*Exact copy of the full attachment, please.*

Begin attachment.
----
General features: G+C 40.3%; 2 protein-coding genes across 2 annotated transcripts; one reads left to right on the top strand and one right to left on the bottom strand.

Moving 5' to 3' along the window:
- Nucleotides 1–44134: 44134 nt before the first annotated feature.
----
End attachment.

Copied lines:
General features: G+C 40.3%; 2 protein-coding genes across 2 annotated transcripts; one reads left to right on the top strand and one right to left on the bottom strand.

Moving 5' to 3' along the window:
- Nucleotides 1–44134: 44134 nt before the first annotated feature.